How personalization can reduce the customer acquisition cost


One of the biggest challenges e-commerce companies nowadays have to face, is coping with the rising cost of acquiring new customers. It almost seems ironic for outsiders to realize that although the whole world is at your fingertips online, it is not that easy to keep on attracting new clients. The customer acquisition cost keeps on rising, which puts online retailers under pressure to come up with new ways, new ideas to keep growing while keeping the acquisition cost under control. Online Heroes believes strongly that the key for unlocking these challenges lies in AI based personalization.


Personalization to date has mostly been based on data generated after a visitor has already been active on the website. That however is too late, since you then missed your chance to make a convincing first impression, to engage and persuade your customer of your products.

It’s impossible to overestimate the impact personalization has on both user experience and revenue. An astonishing 74 percent of customers feels frustrated when website content is not personalized. What’s more, 93 percent of ecommerce companies sees an uplift in conversion rate from personalization. It should come as no surprise then that personalization is a great way to provide an outstanding customer experience and reduce your customer acquisition cost.

So ideally, the moment your customer launches your homepage, even for the first time, he or she should be faced with items and messages adapted to his or her needs, wishes and preferences. Gladly, new technologies and platforms like Pegasys make this happen, which helps an online retailer to reduce the customer acquisition cost from the first visit on.

There are already several good examples of fashion brands investing in personalization based on behaviour or external data:

Personalization based on behaviour

Use the visitors’ interests and demographics to show different content

Multi-brand store Asos uses data to track what you’re interested in. As of the second time we visited their homepage, Asos redirected us immediately to the women’s section, because that was what we were looking at earlier on:


Showing products that fit your style

Tastes differ, there’s no doubt about that. Different people like different things, so why not show your returning customer items that totally match his or her style? If data shows your customer has an athletic look with a sporty style, chances are she will be more willing to buy a pair of sneakers than high heels for instance. Adapting the products to her needs will improve customer satisfaction.

Don’t have a clue what your new visitor likes? A so-called style finder helps him or her finding the style that suits his or her needs and size. By letting him or her fill in a questionnaire, you will able to suggest products which he or she will like.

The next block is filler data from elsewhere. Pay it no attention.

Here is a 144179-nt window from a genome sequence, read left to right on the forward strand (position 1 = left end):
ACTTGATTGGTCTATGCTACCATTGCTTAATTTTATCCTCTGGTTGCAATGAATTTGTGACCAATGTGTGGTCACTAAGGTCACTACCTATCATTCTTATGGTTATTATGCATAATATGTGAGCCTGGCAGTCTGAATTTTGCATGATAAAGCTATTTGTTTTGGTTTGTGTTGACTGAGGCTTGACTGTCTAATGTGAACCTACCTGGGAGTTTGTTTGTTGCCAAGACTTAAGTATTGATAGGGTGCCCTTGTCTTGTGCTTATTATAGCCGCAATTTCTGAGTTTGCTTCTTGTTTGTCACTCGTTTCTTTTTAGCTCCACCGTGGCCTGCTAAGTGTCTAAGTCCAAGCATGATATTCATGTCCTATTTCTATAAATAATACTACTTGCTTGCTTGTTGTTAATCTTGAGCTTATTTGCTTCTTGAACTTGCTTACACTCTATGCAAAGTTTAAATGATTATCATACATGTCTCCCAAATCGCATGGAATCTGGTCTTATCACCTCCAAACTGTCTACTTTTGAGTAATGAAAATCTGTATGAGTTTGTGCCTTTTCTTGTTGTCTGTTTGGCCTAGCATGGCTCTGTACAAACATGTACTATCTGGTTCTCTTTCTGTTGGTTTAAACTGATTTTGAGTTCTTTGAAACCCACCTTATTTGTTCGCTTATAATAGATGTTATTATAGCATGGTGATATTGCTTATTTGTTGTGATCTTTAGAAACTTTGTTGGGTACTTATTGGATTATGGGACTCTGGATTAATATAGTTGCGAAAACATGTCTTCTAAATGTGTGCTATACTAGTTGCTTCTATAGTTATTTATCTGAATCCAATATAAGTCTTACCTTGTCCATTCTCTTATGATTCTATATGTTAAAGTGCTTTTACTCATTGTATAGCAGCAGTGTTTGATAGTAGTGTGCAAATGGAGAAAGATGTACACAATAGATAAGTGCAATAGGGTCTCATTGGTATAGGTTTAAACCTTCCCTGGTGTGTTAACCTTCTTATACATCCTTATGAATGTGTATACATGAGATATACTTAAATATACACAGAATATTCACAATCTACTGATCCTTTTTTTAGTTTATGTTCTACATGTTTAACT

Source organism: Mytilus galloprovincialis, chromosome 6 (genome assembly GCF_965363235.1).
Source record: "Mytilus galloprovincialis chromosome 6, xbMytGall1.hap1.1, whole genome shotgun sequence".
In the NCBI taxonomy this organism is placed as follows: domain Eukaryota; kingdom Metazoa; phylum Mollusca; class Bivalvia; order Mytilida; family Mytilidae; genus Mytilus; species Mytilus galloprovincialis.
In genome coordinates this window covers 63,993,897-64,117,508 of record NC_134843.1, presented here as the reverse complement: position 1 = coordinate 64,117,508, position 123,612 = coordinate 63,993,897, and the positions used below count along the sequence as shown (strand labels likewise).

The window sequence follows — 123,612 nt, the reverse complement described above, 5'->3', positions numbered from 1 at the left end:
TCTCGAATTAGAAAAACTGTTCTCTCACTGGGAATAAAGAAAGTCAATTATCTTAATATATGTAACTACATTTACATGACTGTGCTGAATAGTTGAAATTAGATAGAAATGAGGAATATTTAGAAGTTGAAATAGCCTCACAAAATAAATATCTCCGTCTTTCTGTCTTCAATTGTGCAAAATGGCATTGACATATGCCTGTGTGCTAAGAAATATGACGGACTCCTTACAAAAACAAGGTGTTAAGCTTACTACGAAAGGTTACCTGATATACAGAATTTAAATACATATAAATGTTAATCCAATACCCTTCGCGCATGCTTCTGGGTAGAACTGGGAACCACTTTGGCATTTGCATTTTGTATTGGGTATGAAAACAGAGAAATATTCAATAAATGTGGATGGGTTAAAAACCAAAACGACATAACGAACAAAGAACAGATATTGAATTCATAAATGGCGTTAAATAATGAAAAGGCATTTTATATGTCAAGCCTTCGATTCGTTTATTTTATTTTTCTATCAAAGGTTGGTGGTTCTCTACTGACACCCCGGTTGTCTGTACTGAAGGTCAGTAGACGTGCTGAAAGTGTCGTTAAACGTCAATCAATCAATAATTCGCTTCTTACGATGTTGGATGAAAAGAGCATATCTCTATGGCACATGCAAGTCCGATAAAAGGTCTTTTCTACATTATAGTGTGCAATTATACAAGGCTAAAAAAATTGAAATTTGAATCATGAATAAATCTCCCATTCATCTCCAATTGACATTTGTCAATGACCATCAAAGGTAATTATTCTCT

Someone who’s visiting your site on an iPhone X will probably be likely to spend more on luxury items than someone who’s using a less expensive or older model.

Showing content based on the device type

Making sure your website is mobile-friendly is essential nowadays. But did you know the device a visitor uses to browse your website not only says a lot about his or her buying habits, it also opens possibilities in showing content, like product categories, based on it? Someone who’s visiting your site on an iPhone X will probably be likely to spend more on luxury items than someone who’s using a less expensive or older model.

Personalization based on external data

Using geo-location to inform the customer

Instead of letting your customer select his or her country page (and make him or her wait longer for your real content), data makes it possible to automatically show the right country page using its geo-location. Another way to convince your customer to complete his or her first order, is to persuade with personalised services. Asos uses geo-location to automatically calculate exactly what the delivery time and price of your order will be.


Personalization based on the weather
The British retailer shows products based on the weather that day on your location. When you first visit the website while being in Oslo on a cold winter day, they show you clothes to stay warm, whether colourful outfits show up on a sunny day if you are in Madrid.

Country- or region-specific holidays or traditions
Are you an online retailer that sells internationally? Then you’ve probably already faced with the many different holidays that are celebrated all around the world. Meeting the needs of customers celebrating these (national) holidays is much easier using personalization. Is your customer visiting your website from the Netherlands where ‘Koningsdag’ or King’s Day is coming up, he or she will certainly appreciate you recommending items that can be worn or used on that specific day. Of course, showing these items to someone who’s not living in the Netherlands would be useless, so personalising the experience based on location is the way to go.


The great news is that these are just the first steps in personalizing the customer experience. These first practices open new possibilities to provide an experience that is totally tailored to your visitors’ needs, preferences and even emotions. Imagine what positive effects these will have on your customer acquisition cost and conversion rate. You ain’t seen nothing yet, but you can count on us to make it happen!

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